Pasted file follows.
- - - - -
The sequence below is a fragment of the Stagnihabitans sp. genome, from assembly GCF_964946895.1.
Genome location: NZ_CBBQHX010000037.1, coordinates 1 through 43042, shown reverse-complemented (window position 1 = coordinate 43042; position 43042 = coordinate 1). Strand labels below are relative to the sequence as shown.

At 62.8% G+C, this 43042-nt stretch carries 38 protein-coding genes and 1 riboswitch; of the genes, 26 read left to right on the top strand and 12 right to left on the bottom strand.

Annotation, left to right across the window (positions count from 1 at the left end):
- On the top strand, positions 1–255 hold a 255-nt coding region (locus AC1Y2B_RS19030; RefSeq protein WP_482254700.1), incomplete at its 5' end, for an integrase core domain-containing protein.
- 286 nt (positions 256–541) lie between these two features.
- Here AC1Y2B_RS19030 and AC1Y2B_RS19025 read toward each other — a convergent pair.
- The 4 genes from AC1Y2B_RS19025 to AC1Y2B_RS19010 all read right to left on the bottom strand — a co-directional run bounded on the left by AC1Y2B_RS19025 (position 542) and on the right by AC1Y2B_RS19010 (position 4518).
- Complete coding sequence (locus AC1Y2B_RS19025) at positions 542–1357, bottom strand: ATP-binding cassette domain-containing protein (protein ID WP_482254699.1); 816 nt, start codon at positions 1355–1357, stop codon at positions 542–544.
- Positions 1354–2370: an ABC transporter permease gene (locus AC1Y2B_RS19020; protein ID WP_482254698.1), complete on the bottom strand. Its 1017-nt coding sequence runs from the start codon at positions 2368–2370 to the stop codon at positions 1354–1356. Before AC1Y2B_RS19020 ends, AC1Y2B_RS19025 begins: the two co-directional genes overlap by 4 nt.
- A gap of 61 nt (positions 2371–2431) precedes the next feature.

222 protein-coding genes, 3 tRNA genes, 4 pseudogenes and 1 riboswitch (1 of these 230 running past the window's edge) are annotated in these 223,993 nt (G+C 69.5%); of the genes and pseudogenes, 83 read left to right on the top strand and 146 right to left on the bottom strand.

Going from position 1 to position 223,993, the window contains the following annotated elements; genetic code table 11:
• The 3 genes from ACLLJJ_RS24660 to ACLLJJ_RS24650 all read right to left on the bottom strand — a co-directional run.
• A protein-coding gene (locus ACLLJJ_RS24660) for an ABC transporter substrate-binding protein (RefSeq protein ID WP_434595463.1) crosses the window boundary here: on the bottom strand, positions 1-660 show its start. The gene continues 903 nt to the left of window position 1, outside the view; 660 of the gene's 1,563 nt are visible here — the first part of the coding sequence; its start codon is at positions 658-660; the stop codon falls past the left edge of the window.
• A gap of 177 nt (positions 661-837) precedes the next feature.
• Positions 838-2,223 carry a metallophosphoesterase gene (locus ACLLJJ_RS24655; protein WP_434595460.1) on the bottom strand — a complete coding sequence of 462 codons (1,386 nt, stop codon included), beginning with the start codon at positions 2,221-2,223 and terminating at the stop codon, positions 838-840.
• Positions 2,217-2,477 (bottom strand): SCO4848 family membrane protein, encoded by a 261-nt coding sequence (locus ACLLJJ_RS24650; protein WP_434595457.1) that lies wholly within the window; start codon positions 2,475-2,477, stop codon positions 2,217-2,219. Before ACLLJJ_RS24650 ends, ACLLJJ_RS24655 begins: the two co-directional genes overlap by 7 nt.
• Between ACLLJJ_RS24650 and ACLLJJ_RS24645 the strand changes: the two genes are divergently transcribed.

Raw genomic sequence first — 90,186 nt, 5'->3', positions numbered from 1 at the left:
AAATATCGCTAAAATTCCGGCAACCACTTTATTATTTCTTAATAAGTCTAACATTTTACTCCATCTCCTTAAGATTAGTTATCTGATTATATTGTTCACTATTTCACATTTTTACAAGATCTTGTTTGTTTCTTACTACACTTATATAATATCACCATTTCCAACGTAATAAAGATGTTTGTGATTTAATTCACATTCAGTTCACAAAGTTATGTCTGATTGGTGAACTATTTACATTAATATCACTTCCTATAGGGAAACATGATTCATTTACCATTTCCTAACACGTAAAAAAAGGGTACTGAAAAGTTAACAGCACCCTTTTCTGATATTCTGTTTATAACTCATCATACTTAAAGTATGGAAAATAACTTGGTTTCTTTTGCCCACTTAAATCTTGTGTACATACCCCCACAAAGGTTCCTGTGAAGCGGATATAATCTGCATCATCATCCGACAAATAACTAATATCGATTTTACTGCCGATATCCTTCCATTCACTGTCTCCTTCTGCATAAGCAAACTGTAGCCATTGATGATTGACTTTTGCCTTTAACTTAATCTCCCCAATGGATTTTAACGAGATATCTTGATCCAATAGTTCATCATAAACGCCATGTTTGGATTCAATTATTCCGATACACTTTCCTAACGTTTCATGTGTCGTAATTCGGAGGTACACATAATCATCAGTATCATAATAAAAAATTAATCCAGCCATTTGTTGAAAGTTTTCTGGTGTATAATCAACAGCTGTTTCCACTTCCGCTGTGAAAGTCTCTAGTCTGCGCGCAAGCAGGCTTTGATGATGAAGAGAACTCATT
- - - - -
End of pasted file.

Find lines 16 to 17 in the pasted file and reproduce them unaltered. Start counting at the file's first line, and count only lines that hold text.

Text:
• A gap of 177 nt (positions 661-837) precedes the next feature.
• Positions 838-2,223 carry a metallophosphoesterase gene (locus ACLLJJ_RS24655; protein WP_434595460.1) on the bottom strand — a complete coding sequence of 462 codons (1,386 nt, stop codon included), beginning with the start codon at positions 2,221-2,223 and terminating at the stop codon, positions 838-840.